These days, it’s as easy to schedule a consultation for injectable wrinkle reducers and filler as it is to sign up for SoulCycle® — but, unlike a spin class, the questions you’ll have beforehand will (and should) be a little more serious than, “Can you play Britney Spears?” After all, this is your face. And whether you’re interested in learning about injectable wrinkle reducers, which temporarily smooth the look of moderate to severe wrinkles, or testing a filler that temporarily adds volume, you need to be up to speed on the benefits, potential risks, and side effects.
Injectable wrinkle reducers temporarily smooth the look of moderate to severe wrinkles in certain areas of the face, including the forehead, frown lines, and crow’s feet; they should not be used more frequently than every three months. Injectable filler is a temporary treatment that adds volume to areas of the face such as the lips, cheeks, and laugh lines. Like any medical treatment, both injectable wrinkle reducers and injectable fillers have potential risks and side effects. Talk to a licensed provider to see if they’re right for you.
To help get the final look that you want, it’s absolutely essential that you ask your doctor any questions you might have. And we’re about to make your life easier: we did some of that research for you when we consulted board-certified plastic surgeons across the U.S. They offered the most frequently asked questions they hear during consultations, as well as their professional responses. And remember — whether it's wrinkle reducers or fillers, be sure to talk to your doctor about all the risks and benefits to determine if they’re right for you.
Will I still look like myself if I get injectable wrinkle reducers?
“The most common concern patients have is they're afraid of looking ‘done.’ They're afraid of [not] looking [like themselves after treatment],” says New York City-based board-certified plastic surgeon Michael Kane, MD, explaining that many patients have that fear because they have seen less-than-desirable outcomes. When the treatment is done well, however, he explains you can have subtle results.
Will injectables hurt?
Honestly, it depends on which type of injectables are being used, and the experience of each individual being injected. Columbus-based board-certified plastic surgeon Robert Heck, MD, likens the feeling of getting injectable wrinkle reducers to a “little bee sting” or pinch that is usually well-tolerated. While, on the filler side, Charlotte-based board-certified plastic surgeon Stephan Finical, MD, says that doctors typically opt for a topical anesthetic. Many of the experts we interviewed pointed out that a lot of fillers also have a local anesthetic built in to make the procedure even less uncomfortable. However, if you do experience any unusual pain, they said to be sure to immediately inform their licensed provider.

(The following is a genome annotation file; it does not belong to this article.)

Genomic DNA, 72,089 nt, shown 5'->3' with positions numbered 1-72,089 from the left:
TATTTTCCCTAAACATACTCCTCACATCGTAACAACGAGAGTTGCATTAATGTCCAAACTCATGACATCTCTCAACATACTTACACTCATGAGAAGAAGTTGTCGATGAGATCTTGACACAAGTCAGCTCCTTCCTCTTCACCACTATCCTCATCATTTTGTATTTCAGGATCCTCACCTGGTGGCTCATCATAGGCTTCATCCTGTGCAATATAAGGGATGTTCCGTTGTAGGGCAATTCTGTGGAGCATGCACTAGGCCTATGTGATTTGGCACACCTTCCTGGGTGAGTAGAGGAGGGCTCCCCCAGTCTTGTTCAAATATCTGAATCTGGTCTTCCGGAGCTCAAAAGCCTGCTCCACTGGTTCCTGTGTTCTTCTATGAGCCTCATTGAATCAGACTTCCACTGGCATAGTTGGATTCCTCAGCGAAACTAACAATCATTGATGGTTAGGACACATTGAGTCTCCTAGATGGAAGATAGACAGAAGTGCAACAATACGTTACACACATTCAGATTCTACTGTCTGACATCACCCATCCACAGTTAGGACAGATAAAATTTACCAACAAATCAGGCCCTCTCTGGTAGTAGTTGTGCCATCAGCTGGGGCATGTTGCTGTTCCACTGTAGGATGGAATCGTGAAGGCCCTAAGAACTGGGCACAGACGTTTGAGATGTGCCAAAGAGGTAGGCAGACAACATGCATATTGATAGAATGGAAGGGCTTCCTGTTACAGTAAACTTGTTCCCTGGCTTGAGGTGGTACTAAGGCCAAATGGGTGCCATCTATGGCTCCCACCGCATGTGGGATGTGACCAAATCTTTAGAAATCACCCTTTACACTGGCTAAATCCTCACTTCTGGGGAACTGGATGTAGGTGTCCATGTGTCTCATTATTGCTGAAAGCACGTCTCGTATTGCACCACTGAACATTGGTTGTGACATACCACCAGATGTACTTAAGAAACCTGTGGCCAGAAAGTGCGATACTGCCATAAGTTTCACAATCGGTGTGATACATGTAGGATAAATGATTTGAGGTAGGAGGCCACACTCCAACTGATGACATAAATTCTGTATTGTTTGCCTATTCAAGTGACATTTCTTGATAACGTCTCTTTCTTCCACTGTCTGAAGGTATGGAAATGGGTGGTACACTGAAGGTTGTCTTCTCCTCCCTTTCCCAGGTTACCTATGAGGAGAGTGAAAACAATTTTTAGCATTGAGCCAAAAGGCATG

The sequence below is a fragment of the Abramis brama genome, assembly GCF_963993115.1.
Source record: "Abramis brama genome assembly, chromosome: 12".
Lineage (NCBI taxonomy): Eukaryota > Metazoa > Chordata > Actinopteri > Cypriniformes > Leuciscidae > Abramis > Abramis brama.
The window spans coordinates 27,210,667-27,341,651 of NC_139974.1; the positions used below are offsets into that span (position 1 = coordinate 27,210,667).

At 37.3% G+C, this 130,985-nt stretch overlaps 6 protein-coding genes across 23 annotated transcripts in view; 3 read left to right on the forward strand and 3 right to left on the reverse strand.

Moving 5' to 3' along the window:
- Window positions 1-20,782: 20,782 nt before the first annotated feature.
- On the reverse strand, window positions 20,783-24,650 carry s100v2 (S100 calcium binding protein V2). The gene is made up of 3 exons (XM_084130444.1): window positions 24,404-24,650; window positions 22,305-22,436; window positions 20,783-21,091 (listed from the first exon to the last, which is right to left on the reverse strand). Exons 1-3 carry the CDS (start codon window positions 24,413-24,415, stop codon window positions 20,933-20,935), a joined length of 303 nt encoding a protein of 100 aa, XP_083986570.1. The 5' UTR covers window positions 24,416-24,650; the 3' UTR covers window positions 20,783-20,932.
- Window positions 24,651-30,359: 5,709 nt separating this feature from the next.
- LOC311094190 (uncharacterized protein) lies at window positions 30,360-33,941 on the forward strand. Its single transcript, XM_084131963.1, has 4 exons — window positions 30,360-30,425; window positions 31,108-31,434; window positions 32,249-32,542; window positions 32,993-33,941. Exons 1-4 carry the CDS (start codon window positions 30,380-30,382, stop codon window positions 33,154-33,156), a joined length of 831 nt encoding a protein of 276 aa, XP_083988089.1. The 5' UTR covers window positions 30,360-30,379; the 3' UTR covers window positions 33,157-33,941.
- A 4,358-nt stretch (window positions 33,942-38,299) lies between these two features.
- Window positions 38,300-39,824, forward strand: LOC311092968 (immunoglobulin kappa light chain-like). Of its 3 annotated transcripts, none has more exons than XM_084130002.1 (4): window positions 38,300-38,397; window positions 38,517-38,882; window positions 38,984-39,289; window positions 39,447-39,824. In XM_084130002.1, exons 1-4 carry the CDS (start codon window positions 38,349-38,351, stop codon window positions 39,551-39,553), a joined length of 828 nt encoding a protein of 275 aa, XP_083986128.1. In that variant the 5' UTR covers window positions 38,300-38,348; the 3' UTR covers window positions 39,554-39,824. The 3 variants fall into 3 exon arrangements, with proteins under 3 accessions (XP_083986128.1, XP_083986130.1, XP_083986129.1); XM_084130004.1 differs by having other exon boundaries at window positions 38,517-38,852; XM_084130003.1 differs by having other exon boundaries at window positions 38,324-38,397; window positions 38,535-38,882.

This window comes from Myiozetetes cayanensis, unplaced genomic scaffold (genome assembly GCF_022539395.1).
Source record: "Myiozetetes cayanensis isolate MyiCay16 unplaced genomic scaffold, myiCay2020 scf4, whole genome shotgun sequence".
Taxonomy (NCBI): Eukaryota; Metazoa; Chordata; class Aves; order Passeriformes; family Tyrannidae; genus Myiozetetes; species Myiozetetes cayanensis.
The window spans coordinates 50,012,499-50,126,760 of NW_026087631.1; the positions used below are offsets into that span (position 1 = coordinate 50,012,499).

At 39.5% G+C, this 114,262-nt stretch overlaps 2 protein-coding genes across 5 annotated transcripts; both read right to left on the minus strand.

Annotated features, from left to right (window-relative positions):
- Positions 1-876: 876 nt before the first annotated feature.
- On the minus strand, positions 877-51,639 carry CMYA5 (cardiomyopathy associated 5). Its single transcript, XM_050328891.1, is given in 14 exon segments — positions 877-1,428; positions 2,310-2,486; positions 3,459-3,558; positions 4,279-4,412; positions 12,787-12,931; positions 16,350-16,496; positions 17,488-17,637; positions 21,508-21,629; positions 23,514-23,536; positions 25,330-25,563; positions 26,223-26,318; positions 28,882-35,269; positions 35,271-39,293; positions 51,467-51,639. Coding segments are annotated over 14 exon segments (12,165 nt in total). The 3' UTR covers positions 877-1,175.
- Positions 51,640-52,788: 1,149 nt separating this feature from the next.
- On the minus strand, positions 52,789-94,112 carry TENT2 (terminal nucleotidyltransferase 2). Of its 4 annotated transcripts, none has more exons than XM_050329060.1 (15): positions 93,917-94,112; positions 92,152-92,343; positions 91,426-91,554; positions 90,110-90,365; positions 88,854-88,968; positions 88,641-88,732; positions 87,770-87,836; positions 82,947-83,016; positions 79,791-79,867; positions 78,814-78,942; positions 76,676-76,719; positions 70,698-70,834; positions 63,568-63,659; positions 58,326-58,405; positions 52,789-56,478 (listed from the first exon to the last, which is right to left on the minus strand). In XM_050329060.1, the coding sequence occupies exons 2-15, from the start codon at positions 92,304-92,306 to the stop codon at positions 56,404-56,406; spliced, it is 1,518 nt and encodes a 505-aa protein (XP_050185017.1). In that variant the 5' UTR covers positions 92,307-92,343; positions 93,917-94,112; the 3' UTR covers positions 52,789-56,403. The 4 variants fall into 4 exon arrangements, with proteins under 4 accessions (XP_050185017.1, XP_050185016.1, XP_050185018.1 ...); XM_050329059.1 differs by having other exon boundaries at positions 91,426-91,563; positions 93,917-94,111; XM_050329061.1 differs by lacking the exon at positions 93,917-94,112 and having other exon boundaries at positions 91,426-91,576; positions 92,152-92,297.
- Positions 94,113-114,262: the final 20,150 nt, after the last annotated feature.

Is it too soon for me to start trying wrinkle reducers? Is it too late?
While everyone forms wrinkles a bit differently, for adults over the age of 18, there is no set time to start other than your provider determining that you are an appropriate candidate.
“We're actually seeing a significant growth in [younger] adult patients, particularly millennials, that are [candidates] for wrinkle reducers and fillers,” says Houston-based board-certified plastic surgeon Bob Basu, MD. “They're definitely part of the selfie culture. They’re quite conscious about their appearance, but they're also highly educated about their options.”
Overall, however, Dr. Kane says that an appropriate time to start using wrinkle reducers is when you see moderate to severe wrinkles that are apparent even after you’ve stopped animating your face. “I tell my patients all the time, [young adults] have crow's feet when they're smiling. [But, when they stop, those crow’s feet should go away.] What bothers us is when we're not smiling and those wrinkles are still there.”
And no, it’s never too late to consider injectables!
How long will wrinkle reducers and fillers last?
For wrinkle reducers, retreatment may be desired every three to four months, though it should not be given any sooner than that. For fillers, most tend to last from six months to a year — or even two years — depending on the type of filler and area of the face treated. Fort Worth-based board-certified plastic surgeon Steven Camp, MD, tells his patients that all injectable treatments are temporary and will eventually require retreatment to achieve the same results.
Will fillers make my face look fat?
An overly plumped look is less than ideal: “Chipmunk cheeks” isn’t just a pesky childhood nickname — it can also be a byproduct of poorly done fillers. That’s why it is essential to seek out a highly skilled licensed provider for your procedure, who will know whether filler is your best choice for adding volume, or if you should be seeking out other options.
“[Properly injected fillers can] replace volume loss in certain areas, but can't [treat every issue],” says Louis P. Bucky, MD, board-certified plastic surgeon located in Philadelphia. “When you're overfilling to try and make up for other aging changes, you can get into the trouble of having an overfilled or [fat-looking] face.” Still unclear? Ask your doctor if fillers will give you the results you’re looking for.
Are injectable wrinkle reducers safe?
Injectable wrinkle reducers are FDA-approved prescription treatments for adults to temporarily reduce the appearance of moderate to severe wrinkles in certain areas of the face. “It's important to know that [injectable wrinkle reducers are] a purified laboratory product.” However, as always, be mindful that there are risks associated with wrinkle reducers, so it’s important to talk to your doctor about them, as well as the benefits to see if they’re right for you.
Doctors Michael Kane and Stephen Finical are paid Allergan® consultants.